Connecticut lawmaker seeks better public notification of state park plans, response to Seaside

A freshman lawmaker from southeastern Connecticut has proposed legislation requiring communities to receive better and more formal notification whenever the state decides it wants to build a new park there.

The bill is in direct response to Democratic Gov. Dannel P. Malloy's surprise announcement last fall to transform the state's former Seaside Regional Center property along the Waterford shoreline into a new public park.

Republican Sen. Paul Formica of East Lyme wants to require the Department of Energy and Environmental Protection Commission to hold a public hearing in the town where any proposed state park would be located.

His bill is scheduled for a public hearing Friday before the General Assembly's Environment Committee. It would also require DEEP to notify the affected town's chief elected official and applicable state lawmakers about the commissioner's intent to create a park. They'd also be notified about the hearing where plans would be presented, including how the park would be funded.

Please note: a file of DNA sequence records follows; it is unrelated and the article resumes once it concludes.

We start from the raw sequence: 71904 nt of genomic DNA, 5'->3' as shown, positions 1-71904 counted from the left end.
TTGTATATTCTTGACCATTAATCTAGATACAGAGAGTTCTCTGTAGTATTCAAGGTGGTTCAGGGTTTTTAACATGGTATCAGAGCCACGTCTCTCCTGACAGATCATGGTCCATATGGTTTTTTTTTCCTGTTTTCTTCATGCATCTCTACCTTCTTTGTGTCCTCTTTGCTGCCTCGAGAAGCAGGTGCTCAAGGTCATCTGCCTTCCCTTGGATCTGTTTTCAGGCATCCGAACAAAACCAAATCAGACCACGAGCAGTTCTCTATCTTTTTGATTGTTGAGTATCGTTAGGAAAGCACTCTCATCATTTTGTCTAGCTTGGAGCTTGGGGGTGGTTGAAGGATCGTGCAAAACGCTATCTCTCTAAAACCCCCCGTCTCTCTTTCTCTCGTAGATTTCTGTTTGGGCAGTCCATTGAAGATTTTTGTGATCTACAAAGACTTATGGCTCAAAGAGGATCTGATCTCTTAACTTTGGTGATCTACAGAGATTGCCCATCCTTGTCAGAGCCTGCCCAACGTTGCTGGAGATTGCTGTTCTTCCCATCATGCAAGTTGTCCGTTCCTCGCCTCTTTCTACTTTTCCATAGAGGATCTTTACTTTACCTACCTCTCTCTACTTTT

"I think people need to understand what the cost of that is. It can't just be, 'We're having a park.' And then $200 million later, we have a park," Formica said.

While he believes his legislation is likely too late for the Seaside project, Formica said the public should have an opportunity to learn more and weigh in on the state's plans for any new park, including the costs and intent of the project. Upscale condominiums, a hotel and public waterfront access had been planned for the 32-acre parcel in Waterford along Long Island Sound until Malloy's announcement that the state was terminating its contract with the private developer and pushing ahead with a park.

In a recent interview, Susan Whalen, a deputy commissioner at DEEP, said the final decision about making Seaside into a public park and the type of park it would become lies with DEEP, in collaboration with the governor's office and the Office of Policy and Management. The state agencies would receive guidance from the private consultants they are working with, who are examining the property and gathering public comment.

"Ultimately, this is state property," said Whalen, adding how DEEP is statutorily empowered to protect open space in Connecticut.

Waterford First Selectman Daniel Steward, a Republican, said he did not know about Malloy's public announcement about the park until a couple hours earlier from a reporter. He has sent a letter to Whalen, urging DEEP to consider a public-private arrangement such as the one proposed by the private developer, Mark Steiner, who contends his contract termination was illegal.